I’ve never understood why slice-of-life comics rarely find a large audience. Readers can enjoy seeing the same Batman story told for the billionth time, but a narrative about genuine, everyday experiences fade into obscurity. I’m not completely naïve. I know that most comic readers love superheroes – I’m guilty of this myself. Being a rich guy that wears a costume and beats up the mentally ill is a fantasy. Clearing out the possessions of a deceased spouse is real, and if you’re looking for an escape it isn’t the type of story that offers respite from reality. But more often than not, the richest and most rewarding stories are found in these slice-of-life tales, such as Joey Esposito and Sean Von Gorman’s Pawn Shop.
If the name Joey Esposito is familiar to you, it’s because you received much of your comic news content from IGN Comics 8 or so years ago. Or, you were an avid listener of the amazing Assemble After Dark podcast, for which I still haven’t found something that fills the hole it left behind (yes, they now have a Target podcast, and it’s great, but it’s not the same). Or, you read Captain Ultimate, which he co-wrote with his Assemble After Dark co-host Benjamin Baily for Monkeybrain Comics. The point is, Esposito had bounced around the comics industry in one way or another for quite a while.
Whether in his writing or in podcasts, Esposito’s words always carried authenticity that was refreshing in the cynical world of fandom. Whether it’s Taco Bell, Mighty Morphin’ Power Rangers, or Jingle All the Way, Esposito has no problems defending passions which lesser beings may view as “guilty pleasures.” That same raw, emotional energy can be found over the course of Pawn Shop’s four chapters.
Sean Von Gorman, on the other hand, I had never heard of before. Sticking mostly to the indie scene, his works prior to and since Pawn Shop include Toe Tag Riot, The Secret Adventures of Houdini, and the recently announced Alexandria Ocasio-Cortez and the Freshman Force: New Party Who Dis? by Devil’s Due. He’s also an escape artist, which may not be important in discussing this book, but it’s a fun fact. What is important is pointing out that he brings a water-color aesthetic to the book. No one would confuse his characters with that of J. Scott Campbell, and that’s a good thing. The characters within Pawn Shop reflect the real world. Most people aren’t supermodels, and a lot of them aren’t pretty looking. Von Gorman’s artwork is reflective of the world as it is, and the book is better for it.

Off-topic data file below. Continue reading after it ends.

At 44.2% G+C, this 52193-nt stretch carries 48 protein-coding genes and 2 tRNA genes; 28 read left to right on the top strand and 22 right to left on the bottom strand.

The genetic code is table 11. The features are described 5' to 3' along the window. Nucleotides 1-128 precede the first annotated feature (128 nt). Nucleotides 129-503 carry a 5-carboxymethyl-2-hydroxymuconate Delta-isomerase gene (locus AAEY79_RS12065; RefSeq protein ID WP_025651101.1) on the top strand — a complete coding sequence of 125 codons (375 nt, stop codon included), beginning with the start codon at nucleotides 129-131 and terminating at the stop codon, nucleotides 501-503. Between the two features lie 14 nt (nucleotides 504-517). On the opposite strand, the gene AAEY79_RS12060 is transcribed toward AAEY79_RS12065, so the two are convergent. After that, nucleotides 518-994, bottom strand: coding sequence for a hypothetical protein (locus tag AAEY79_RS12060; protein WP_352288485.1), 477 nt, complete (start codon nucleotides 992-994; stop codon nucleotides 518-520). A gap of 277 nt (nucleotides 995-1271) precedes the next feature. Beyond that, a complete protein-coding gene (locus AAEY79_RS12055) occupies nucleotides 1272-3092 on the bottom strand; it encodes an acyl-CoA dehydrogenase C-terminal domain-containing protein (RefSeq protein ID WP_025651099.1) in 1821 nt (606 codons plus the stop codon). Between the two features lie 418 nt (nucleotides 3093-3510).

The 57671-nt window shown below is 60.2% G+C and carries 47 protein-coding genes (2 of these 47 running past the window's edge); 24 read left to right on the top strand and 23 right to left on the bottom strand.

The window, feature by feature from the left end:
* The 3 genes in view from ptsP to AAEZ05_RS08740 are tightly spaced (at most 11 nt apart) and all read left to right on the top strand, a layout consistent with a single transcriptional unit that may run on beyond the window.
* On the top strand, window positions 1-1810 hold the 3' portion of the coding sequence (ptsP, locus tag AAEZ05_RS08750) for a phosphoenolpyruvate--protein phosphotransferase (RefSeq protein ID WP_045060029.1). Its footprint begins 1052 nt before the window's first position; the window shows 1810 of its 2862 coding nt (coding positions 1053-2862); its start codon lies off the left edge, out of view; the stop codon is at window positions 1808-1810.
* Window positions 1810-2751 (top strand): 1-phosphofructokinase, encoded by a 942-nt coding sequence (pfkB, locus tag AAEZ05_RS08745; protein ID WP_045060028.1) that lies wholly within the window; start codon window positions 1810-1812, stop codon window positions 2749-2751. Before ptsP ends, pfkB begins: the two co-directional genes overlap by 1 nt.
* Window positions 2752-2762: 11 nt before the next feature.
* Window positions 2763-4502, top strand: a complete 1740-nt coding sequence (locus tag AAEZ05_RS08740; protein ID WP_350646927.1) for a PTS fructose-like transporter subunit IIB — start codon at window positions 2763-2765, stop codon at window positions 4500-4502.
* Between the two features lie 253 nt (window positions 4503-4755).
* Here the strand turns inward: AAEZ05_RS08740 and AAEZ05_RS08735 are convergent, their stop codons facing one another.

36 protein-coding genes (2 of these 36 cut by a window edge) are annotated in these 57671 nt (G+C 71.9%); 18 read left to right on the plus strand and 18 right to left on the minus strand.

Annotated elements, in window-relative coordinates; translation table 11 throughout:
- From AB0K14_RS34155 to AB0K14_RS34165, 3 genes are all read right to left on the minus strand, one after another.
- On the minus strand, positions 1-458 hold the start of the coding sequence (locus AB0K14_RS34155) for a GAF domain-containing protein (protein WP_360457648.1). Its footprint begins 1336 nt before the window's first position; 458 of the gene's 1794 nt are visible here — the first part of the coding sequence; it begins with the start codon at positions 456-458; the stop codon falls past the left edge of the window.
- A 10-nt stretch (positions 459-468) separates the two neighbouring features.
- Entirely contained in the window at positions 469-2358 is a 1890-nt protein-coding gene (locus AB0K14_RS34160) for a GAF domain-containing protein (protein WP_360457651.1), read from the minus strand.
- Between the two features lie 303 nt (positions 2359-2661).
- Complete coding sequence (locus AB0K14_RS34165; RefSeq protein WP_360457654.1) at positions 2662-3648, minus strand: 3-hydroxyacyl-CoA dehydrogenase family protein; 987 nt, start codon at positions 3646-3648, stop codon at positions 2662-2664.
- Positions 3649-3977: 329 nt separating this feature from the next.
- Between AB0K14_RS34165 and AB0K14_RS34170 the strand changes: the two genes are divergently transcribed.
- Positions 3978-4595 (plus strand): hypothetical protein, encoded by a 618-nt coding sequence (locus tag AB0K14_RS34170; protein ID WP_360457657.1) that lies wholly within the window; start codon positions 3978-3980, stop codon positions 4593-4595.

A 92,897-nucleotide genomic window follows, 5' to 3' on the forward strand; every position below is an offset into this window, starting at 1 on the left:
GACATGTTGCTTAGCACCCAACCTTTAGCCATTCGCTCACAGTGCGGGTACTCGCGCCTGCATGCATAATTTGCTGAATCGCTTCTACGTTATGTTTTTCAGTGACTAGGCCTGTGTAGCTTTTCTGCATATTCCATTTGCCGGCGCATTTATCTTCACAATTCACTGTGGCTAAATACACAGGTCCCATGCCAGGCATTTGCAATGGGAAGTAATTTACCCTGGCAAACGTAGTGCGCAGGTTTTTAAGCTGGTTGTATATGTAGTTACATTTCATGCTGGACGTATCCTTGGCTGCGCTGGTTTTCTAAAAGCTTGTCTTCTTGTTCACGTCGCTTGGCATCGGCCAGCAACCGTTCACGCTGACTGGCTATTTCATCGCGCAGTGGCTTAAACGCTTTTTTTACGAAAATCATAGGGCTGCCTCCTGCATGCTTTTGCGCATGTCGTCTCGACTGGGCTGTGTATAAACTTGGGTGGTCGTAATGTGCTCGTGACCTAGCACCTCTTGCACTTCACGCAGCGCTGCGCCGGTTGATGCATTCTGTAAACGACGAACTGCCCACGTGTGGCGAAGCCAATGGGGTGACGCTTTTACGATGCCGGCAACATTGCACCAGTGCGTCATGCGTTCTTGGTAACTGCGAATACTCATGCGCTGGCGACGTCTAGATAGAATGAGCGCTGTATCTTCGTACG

Each chapter has a singular focus on one character, with a New York City pawn shop being the unlikely thread that ties their arcs together. The story begins with a widow who frequently wanders the city. It is a portrait of love that rarely gets told. Young romance and the events that bring a couple together are easy catalysts for drama. It is not often that the love of an elderly widow is explored. Even the most prominent example, Pixar’s Up, is more concerned with hijinks and shenanigans, which is understandable given that is a family-friendly movie.
As we follow Harold, the protagonist of this chapter, we see him visit his old coffee shop, then take a daily tour down memory lane, seeing numerous places that had significance to him and his wife. Each moment oozes with sentiment, daring the reader to feel nothing. And if you don’t feel something from Harold’s story, do not fret. Pawn Shop has enough variety in its characters and stories that readers will inevitably feel something. Perhaps it is overcoming addition or feeling burdened by the need to care for a loved one. Somehow, some way, Esposito and Von Gorman will tug at your heartstrings through a near-perfect marriage of writing and artwork.
Pawn Shop is not a groundbreaking graphic novel. It doesn’t subvert expectations or redefine a genre. However, it does tell a story, and it executes that storytelling better than nearly every other comic I’ve read. It juggles multiple narratives in a nonlinear manner with grace. It has stakes that are relatable and real, which therefore make them impactful. It is beautifully written, wonderfully illustrated, and my favorite graphic novel.